In 1821, Thomas Seebeck(1770-1831) found out that when two wires of different metals are bonded in both ends and one end is heated, an electric current circulates through the circuit. It was then discovered the thermocouple, today the most important temperature sensor for industrial applications.
SirHumphrey Davy(1778-1829) was a brilliant scientist the responsible for the use of the laughing gas (nitrous oxide) as anesthetic and for discoveries such as elements sodium, potassium and boron, the electric arc welding and the safety mining lamp. In 1821, he also discovered that the resistivity of metals was highly influenced by temperature.
Based on the idea of metal resistivity,SirWilliam Siemens (1823–1883) proposed in 1861 the use of thermometers with platinum resistance, with which the temperature measurement would depend on the variation of the electric resistance of a platinum wire with temperature. The choice of platinum was due to the fact that it does not oxidize at high temperatures and for having uniform resistance variation in a wide temperature.
In 1848, William Thomson (1824-1907) developed a thermodynamic scale based on the ideal coefficient of gas expansion. This idea came from Jacques Charles´ findings about the variation of the gas volumes in function of the temperature variation, which enabled Charles to conclude with basis on experiments and calculations that all gases would be equal to zero at the temperature of –273 ºC. Kelvin proposed another solution: that the matter volume wound not be annulled at that temperature, but the kinetic energy of its molecules. He then suggested that this temperature should be considered the lowest possible and called absolute zero. It was created a new scale base on the centigrade degree scale. The absolute scale was later renamed Kelvin and its unit designated Kelvin degrees (ºK symbol). Note that the temperature on the SI (?) is called Kelvin (and not Kelvin degrees).
In 1859, William John Macquorn Rankine (1820-1872) proposed another temperature scale that specified 0 as absolute zero, but used the Fahrenheit scale as basis. The Rankine scale was the same size as the Fahrenheit and the water freezing point (32ºF) and boiling point (212ºF) corresponded to 491.67°Ra and 671.67°Ra, respectively. This scale was later named Rankine and its unit designated as Rankine degrees (ºR symbol).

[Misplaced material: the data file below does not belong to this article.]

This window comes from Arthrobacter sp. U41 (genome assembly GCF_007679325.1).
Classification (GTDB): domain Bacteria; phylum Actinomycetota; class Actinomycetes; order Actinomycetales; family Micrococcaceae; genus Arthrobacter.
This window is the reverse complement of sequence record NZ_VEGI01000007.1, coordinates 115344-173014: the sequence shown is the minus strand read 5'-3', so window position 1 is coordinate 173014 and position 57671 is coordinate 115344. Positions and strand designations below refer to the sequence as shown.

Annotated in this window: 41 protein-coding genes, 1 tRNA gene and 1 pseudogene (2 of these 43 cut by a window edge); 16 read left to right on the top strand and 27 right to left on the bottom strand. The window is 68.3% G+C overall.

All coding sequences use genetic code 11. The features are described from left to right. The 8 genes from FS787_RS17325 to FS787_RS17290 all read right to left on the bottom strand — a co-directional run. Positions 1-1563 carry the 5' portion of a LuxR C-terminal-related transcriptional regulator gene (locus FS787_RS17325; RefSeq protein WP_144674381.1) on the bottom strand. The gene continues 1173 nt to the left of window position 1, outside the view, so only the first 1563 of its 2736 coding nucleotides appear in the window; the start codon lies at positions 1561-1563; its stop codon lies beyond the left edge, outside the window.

In 1887, Hugh Longbourne Callendar (1863-1930) improved the thermometer with the platinum resistance and got a large similarity of results between the platinum and the gas thermometer. In present days the temperature measurement through the platinum and the gas thermometers acquired great importance in multiple industrial processes control.
The creation of the several scales prompted the need for the definition of curves on the many sensors and their calibration points. This was met on the several meetings held since 1889 until today when we finally arrived to the ITS-90 (International Temperature Scale), but this is another story.
Currently the most used scales are Celsius and Fahrenheit. Kevin and Rankine are most used by scientists and engineers. As to the others, they were abandoned and forgotten.
Figure 1 – Comparison of temperature scales
Different standards and patterns in many countries and regions are used in temperature measurement: ANSI (US), DIN (Germany), JIS (Japan), BS (UK), etc.
This evolution showed how temperature transmitters are important in process automation and control. In addition to a diversity of sensors they contribute to the continued improvement of processes and final product quality. Next we will examine a few more details in this important device.
According to an ARC Advisory Group study the temperature transmitter market in 2007 amounted to U$281 million, the estimate for 2010 was around U$300 million and U$386 million in 2012.
A market analysis shows three lines of temperature transmitters associated to the application x cost ratio, as the intelligent transmitter combines its electronics with the sensor technology.
Normally used on critical applications for high and average performance, they have double-compartment housing separating electronics and sensors, which gives them robustness, safety and reliability, in addition to local display, matching sensor (Callendar -Van Dusen equation), auto-diagnostics, digital communication, local adjustment, and they are used with the most different sensors on simple, double, differential measurement, sensor backup, etc.